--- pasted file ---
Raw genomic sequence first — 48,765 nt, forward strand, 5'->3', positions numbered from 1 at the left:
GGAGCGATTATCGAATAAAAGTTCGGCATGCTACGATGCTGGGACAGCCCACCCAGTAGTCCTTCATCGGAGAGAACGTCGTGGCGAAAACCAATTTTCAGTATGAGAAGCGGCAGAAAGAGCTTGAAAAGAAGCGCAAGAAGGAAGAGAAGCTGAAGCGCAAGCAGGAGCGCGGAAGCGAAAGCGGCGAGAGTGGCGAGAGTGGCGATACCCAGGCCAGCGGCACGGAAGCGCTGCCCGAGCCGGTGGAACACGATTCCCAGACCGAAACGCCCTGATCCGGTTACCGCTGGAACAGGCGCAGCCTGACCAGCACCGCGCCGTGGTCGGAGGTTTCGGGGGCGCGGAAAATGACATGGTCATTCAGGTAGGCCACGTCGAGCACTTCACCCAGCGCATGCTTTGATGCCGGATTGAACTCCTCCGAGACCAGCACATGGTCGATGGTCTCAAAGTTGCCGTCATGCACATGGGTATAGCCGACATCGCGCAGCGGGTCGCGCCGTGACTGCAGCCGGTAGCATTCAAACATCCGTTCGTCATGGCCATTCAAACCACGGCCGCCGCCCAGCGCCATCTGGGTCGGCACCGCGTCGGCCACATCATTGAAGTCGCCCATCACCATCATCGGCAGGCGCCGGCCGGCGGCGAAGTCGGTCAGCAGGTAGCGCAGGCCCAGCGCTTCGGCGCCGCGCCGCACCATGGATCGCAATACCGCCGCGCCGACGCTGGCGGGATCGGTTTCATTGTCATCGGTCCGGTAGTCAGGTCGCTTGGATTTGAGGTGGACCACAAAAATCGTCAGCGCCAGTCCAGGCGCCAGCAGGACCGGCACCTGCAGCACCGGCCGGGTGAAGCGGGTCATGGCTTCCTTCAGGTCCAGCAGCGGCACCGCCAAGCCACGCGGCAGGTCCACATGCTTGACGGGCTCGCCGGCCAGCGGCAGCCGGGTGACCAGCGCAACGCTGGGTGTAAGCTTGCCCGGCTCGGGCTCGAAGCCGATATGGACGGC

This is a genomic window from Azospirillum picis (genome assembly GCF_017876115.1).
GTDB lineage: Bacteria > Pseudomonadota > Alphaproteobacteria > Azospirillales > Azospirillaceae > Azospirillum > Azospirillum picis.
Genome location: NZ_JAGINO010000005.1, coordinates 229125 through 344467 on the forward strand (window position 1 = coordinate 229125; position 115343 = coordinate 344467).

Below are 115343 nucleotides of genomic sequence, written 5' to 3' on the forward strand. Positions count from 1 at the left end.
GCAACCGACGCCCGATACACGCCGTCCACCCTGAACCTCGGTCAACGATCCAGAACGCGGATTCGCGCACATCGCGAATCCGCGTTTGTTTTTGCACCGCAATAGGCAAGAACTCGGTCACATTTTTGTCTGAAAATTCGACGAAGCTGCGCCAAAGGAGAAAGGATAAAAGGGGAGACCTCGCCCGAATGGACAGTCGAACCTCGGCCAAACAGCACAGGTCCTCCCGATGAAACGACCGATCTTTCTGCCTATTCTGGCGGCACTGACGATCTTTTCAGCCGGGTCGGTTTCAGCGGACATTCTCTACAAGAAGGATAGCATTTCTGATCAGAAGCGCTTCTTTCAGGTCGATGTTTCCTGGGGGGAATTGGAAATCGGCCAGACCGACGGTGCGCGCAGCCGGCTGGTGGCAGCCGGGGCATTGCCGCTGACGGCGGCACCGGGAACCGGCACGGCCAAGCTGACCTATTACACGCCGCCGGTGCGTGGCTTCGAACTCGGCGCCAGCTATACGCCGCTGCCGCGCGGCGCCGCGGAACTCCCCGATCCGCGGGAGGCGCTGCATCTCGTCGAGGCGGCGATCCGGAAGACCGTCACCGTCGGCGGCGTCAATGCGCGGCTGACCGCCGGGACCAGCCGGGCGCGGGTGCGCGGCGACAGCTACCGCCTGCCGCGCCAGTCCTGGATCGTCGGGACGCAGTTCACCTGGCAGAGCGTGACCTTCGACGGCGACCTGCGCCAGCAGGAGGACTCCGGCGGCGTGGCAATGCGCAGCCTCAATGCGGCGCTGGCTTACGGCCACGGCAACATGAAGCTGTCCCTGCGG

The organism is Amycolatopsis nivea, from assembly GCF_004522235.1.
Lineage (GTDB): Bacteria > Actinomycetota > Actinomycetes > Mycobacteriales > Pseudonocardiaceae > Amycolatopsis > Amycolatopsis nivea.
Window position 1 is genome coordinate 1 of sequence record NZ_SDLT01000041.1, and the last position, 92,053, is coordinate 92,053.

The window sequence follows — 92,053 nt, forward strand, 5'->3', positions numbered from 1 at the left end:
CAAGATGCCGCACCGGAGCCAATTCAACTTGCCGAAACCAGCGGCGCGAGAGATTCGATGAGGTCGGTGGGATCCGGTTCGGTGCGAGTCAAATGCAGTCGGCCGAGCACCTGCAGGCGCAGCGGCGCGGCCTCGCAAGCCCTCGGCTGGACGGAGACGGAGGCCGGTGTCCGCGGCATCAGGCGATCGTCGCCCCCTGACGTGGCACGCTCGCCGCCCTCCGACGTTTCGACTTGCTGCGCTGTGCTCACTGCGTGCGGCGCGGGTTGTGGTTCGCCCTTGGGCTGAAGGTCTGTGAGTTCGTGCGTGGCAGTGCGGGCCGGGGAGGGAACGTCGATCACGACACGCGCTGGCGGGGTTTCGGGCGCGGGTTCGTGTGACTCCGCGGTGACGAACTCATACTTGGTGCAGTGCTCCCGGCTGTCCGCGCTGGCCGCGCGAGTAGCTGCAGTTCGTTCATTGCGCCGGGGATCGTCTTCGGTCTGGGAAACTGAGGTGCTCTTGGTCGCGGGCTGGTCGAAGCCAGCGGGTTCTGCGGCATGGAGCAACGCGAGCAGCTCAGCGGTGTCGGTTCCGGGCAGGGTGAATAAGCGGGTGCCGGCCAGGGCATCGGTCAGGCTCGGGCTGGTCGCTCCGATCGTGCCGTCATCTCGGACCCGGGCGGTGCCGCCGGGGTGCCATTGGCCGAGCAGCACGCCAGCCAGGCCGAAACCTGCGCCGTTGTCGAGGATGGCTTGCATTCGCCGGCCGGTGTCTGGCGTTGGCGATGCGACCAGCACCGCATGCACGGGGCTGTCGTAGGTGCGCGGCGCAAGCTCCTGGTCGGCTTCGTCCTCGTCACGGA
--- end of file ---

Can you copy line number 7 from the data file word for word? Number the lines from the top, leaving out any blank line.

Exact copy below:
GCAACCGACGCCCGATACACGCCGTCCACCCTGAACCTCGGTCAACGATCCAGAACGCGGATTCGCGCACATCGCGAATCCGCGTTTGTTTTTGCACCGCAATAGGCAAGAACTCGGTCACATTTTTGTCTGAAAATTCGACGAAGCTGCGCCAAAGGAGAAAGGATAAAAGGGGAGACCTCGCCCGAATGGACAGTCGAACCTCGGCCAAACAGCACAGGTCCTCCCGATGAAACGACCGATCTTTCTGCCTATTCTGGCGGCACTGACGATCTTTTCAGCCGGGTCGGTTTCAGCGGACATTCTCTACAAGAAGGATAGCATTTCTGATCAGAAGCGCTTCTTTCAGGTCGATGTTTCCTGGGGGGAATTGGAAATCGGCCAGACCGACGGTGCGCGCAGCCGGCTGGTGGCAGCCGGGGCATTGCCGCTGACGGCGGCACCGGGAACCGGCACGGCCAAGCTGACCTATTACACGCCGCCGGTGCGTGGCTTCGAACTCGGCGCCAGCTATACGCCGCTGCCGCGCGGCGCCGCGGAACTCCCCGATCCGCGGGAGGCGCTGCATCTCGTCGAGGCGGCGATCCGGAAGACCGTCACCGTCGGCGGCGTCAATGCGCGGCTGACCGCCGGGACCAGCCGGGCGCGGGTGCGCGGCGACAGCTACCGCCTGCCGCGCCAGTCCTGGATCGTCGGGACGCAGTTCACCTGGCAGAGCGTGACCTTCGACGGCGACCTGCGCCAGCAGGAGGACTCCGGCGGCGTGGCAATGCGCAGCCTCAATGCGGCGCTGGCTTACGGCCACGGCAACATGAAGCTGTCCCTGCGG